Jamaica at 60 St Ann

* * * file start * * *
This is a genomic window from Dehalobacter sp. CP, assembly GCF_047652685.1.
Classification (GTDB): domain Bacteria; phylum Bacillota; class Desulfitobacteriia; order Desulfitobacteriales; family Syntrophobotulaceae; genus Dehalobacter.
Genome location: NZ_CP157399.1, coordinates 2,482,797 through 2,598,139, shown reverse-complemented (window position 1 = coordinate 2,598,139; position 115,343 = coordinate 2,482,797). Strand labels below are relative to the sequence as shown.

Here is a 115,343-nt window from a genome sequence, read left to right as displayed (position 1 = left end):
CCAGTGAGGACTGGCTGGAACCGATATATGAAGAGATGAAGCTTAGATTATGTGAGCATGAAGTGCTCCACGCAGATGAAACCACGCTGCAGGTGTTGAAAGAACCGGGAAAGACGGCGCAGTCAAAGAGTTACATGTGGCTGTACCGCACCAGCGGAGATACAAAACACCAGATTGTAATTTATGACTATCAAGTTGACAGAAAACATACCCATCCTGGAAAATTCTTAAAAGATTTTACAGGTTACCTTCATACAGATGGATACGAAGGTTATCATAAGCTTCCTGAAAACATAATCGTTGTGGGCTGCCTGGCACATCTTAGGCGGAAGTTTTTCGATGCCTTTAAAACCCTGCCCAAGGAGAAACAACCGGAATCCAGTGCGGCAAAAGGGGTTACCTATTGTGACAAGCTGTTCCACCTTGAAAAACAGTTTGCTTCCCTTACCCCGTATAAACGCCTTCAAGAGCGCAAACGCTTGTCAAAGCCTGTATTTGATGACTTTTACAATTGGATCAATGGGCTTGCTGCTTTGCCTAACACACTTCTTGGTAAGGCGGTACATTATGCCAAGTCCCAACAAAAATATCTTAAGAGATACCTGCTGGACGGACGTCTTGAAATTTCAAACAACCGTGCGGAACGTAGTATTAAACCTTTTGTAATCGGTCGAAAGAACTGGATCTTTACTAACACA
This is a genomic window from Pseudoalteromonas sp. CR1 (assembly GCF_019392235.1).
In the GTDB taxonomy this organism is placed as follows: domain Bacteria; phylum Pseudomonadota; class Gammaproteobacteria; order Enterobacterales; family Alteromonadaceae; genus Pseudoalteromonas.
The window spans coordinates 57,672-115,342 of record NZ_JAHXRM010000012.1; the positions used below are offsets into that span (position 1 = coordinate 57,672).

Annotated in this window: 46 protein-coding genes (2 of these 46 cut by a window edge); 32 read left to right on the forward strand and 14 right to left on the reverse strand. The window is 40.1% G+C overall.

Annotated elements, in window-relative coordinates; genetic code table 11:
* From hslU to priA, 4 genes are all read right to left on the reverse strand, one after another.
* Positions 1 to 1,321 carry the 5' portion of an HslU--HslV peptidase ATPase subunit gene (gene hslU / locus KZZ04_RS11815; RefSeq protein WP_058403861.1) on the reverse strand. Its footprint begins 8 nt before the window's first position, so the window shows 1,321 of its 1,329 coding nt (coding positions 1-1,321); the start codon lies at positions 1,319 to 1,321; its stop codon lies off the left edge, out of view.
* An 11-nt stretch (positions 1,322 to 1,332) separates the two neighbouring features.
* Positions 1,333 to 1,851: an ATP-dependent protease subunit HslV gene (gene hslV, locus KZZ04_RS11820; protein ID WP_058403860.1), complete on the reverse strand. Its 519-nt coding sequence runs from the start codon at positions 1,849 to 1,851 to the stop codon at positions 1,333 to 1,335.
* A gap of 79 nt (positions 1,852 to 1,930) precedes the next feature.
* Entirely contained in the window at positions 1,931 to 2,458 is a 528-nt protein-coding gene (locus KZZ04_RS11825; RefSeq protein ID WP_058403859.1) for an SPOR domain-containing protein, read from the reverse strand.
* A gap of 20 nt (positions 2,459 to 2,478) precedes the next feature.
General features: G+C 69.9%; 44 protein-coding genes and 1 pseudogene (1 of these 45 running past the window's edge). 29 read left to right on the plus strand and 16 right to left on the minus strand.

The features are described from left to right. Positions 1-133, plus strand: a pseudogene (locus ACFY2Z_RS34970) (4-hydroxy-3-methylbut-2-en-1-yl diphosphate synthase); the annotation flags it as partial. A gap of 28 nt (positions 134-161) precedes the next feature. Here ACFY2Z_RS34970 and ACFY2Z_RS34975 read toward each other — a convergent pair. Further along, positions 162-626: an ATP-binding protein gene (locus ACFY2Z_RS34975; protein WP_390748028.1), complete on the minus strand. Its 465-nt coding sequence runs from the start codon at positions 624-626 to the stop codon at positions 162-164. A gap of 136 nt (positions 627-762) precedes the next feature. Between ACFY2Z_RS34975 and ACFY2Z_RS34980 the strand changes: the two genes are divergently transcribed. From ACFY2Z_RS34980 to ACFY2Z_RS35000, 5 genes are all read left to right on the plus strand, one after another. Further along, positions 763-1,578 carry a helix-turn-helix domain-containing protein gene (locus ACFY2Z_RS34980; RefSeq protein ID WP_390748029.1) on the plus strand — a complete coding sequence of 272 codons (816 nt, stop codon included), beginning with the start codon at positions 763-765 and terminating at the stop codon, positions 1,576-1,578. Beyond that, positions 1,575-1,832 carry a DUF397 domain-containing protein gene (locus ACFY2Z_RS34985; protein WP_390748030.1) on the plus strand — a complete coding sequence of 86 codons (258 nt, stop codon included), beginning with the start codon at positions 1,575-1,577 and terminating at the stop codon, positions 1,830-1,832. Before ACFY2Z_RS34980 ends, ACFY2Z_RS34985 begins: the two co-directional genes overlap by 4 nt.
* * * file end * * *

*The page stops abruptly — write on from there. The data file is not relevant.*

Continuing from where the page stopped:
NAME OF FEATURE | THE GLEANER | MONDAY, JUNE 27, 2022 7 Keisha Hill/Senior Gleaner Writer JAMAICA’S BAUXITE and alumina industry was launched in the hills just north of Ocho Rios, St Ann. This development started the metamorphosis of the tiny fishing village, that the town became renowned for in the early pre-independence years. At Phoenix Park near Moneague, the genesis of the bauxite industry is commemorated by a roadside plaque made from the first aluminium cast from Jamaican ore. The story goes that the alumina content of St Ann’s red dirt was discovered when the original owner, Sir Alfred d’Costa, became distressed with the poor condition of his cattle and sent abroad samples of the soil for analysis and the high bauxite content was revealed. According to the plaque, ‘Giving to Jamaica a new industry and to the countries of the free world a new resource against aggression a reference, perhaps to the extensive use of aluminium in fighter planes and missiles’. On June 5, 1952 the first shipment of bauxite was made by Reynolds Jamaica Mines from its port in Ocho Rios to the parent company’s alumina plant at Hurricane Creek, Arkansas. After that first shipment of bauxite in 1952, production increased rapidly, and by 1957 Jamaica had become the leading bauxite producer in the world, with a production capacity of nearly five million tonnes of bauxite per year, almost a quarter of all the bauxite mined in the world in that year. The Jamaican bauxite was very fine-grained and did not behave like other bauxite elsewhere in the world. All three companies – Alcan, Reynolds and Kaiser – had to develop appropriate technology to economically refine Jamaican ore into alumina and were quite successful in processing the low monohydrate hematite ore. Alcan built a second refinery at Ewarton, St Catherine, which began producing alumina in 1959. The plant’s initial design capacity called for 250,000 tonnes of alumina per year, with provision for further expansion in its design. The production of alumina increased and by 1968, Alcan had brought the capacity of its two refineries to 1.1 million tonnes a year. During the 1970s, there were important changes in the ownership of the industry and in its contribution to the Jamaican economy. Although the mineral had been owned by the State since colonial times, the companies exploiting it were wholly owned subsidiaries of North Americanbased aluminium companies. The government purchased 51 per cent of Kaiser and Reynolds, and repurchased most of the ore reserve lands formerly owned by the companies. In return, the companies were granted 40-year mining leases. In 1980, after lengthy negotiations, the Jamaican Government acquired all the land owned by Reynolds, plus 50 per cent of the company’s mining assets to create a partnership, with Reynolds continuing to manage the operation. Early in 1984, however, Reynolds announced their intention to pull out of Jamaica and by mid-1984 they were gone, an abrupt end to an important chapter of local history. To date, the Jamaican Government has been unable to find another joint venture partner or foreign investor to reopen those mines. The pier at the west of town is the only reminder of Reynolds Jamaica Mines, once the economic base of Ocho Rios. Construction of their deep-water pier began in the late 1940s. The Reynolds pier in Ocho Rios is still used to ship sugar, high-grade limestone and is more frequently used by cruise ships when there are more than two of them in port. By law, mined-out bauxite land must be restored. In theprocess, theopenpits left afterminingarebulldozed, filled, graded and covered with at least six inchesof the topsoil scrapedoffwhenminingstarted. After numerous experiments with livestock, forestry, orchards, etc, the verdict was that the landwas best suited to its traditional use – raising beef cattle. On Reynolds farms, the planting of high-protein grasses, the feedlot system and the introduction of the Santa Gertrud’s cattle produced great results. keisha.hill@gleanerjm.com How bauxite mining changed St Ann On June 5, 1952, the first shipment of bauxite was made by Reynolds Jamaica Mines Limited from its port in Ocho Rios, St Ann, to the parent company’s alumina plant at Hurricane Creek, Arkansas. PHOTO BY PAUL H. WILLIAMS jamaica at Paul H. Williams/Gleaner Writer IT IS said that Christopher Columbus came ashore Xaymaca inMay 1494 at what is now called Discovery Bay, on the north coast of present-day St Ann. There were many Taino settlements in the area. He returned on his fourth voyage in 1503, but his old, tired, and worm-infested vessels could not take him back fromwhere he had come. Hewas strandedat aplacehe called SantaGloria (SaintAnn’sBay) fromJune 1503 toJune1504.Withassistance from the Tainos, he set sailed for Cuba, and beyond, andwasnever to return to the Caribbean. Other Spaniards, including his son Diego, did however return in 1510 with the intention of colonising the islandas aSpanishpossession.The first Spanish settlement, and eventual first capital of Jamaicawas established at Sevilla la Nueva, now called Seville; the first Spanish governor was Juan de Esquivel. After theydecimated theTainopopulationbyvariousmeans, theSpaniards imported Africans through the transatlantic trade in Africa, which was perpetuated by the British. The first sugar millson the islandwereestablishedby theSpaniards in Sevilla la Nueva before 1526, and for nearly150years Spain ruled the islandnonchalantly, and complacently. While they were so doing, the British arrived, first in 1655, and wrested the island fromthe Spaniards, who did not go downwithout a fight, as lopsided as it was. They officially ceded the island to the British in 1660. St Ann was one of the six original English parishes, whichwere actually a series of church enclaves. And for 302 years Britain ruled Jamaica, which, at one time when sugar was king, was an important jewel in its crown. That jewel lost its gloss over the years, and in 1962 it finally fell out, but it is dangling by a thin thread. The Britishmonarch, represented by the governor general, is still the head of state of Jamaica. St Ann, then, can easily be regarded as the place where the colonisation of Jamaica started, and is said to be one of the island’s largest parishes; perhaps the largest. It is dotted with old plantations and other historical ruins, and is mainly an agrarian region. Tourism and bauxite mining are also major income earners. It is home to many of Jamaica’s finest hotels and other accommodations, like the world-famous Dunn’s River Falls. The popular resort town of Ocho Rios has surpassed St Ann’s Bay as the biggest andmost popular town in the parish. Other places of interest include the Our Lady of Perpetual Help walls, St Ann Parish Church, St Ann’s Bay Fort, Buxton Village, Clarksonville, Sturge Town, BromleyGreatHouse, CardiffHall Great House, Liberty Hill Great House, Mount Plenty Great House, Ramble Great House, Seville Great House, York Castle Great House, Edinburgh Castle, 32 Market Street, Seville Heritage Park, Cave Valley Chimney, Drax Hall Waterwheel,Moneague Inn, Columbus Park, Cranbrook Forest, Dolphin Cove, Fern Gully, White River, Goshen Wilderness and Irie River Blue Hole. QUESTIONS 1. What was the name Columbus gave to St Ann’s Bay? 2. Which European established St Ann as a town? 3. In what year was the first courthouse in St Ann built? 4.What is St Ann popularly known as? 5. Where in St Ann is the highest point located? 6. Which of these districts is not in St Ann – Lime Hall, Chigwell, Gibraltor or Sturge Town? 7. Which national hero was born in St Ann? 8. What are the parishes that surround St Ann. 9. True of false, Ocho Rios is the capital of St Ann? 10. Who is the mayor of St Ann’s Bay? 11. Who is the custos of St Ann? 12. What does Ocho Rios mean in Spanish? 13. Inwhich county is St Ann situated? 14. Who was the village of Drax Hall named after? 15. Which high school in St Ann won Jamaica’s first ‘Girls’ Champs’? 16. In which community is the Bob Marley Mausoleum located? 17. Travelling from south, which community would you reach first, Alexandra or Aboukir? 18. In the area of religion, what is Watt Town known for? 19. Name the place in St Ann that is widely regarded as Jamaica’s second free village. 20. Which James Bond movie was shot at Cotter’s Wharf? SEE ANSWERS ON PAGE 15 ST ANN TRIVIA JAMAICA AT 60: ST ANN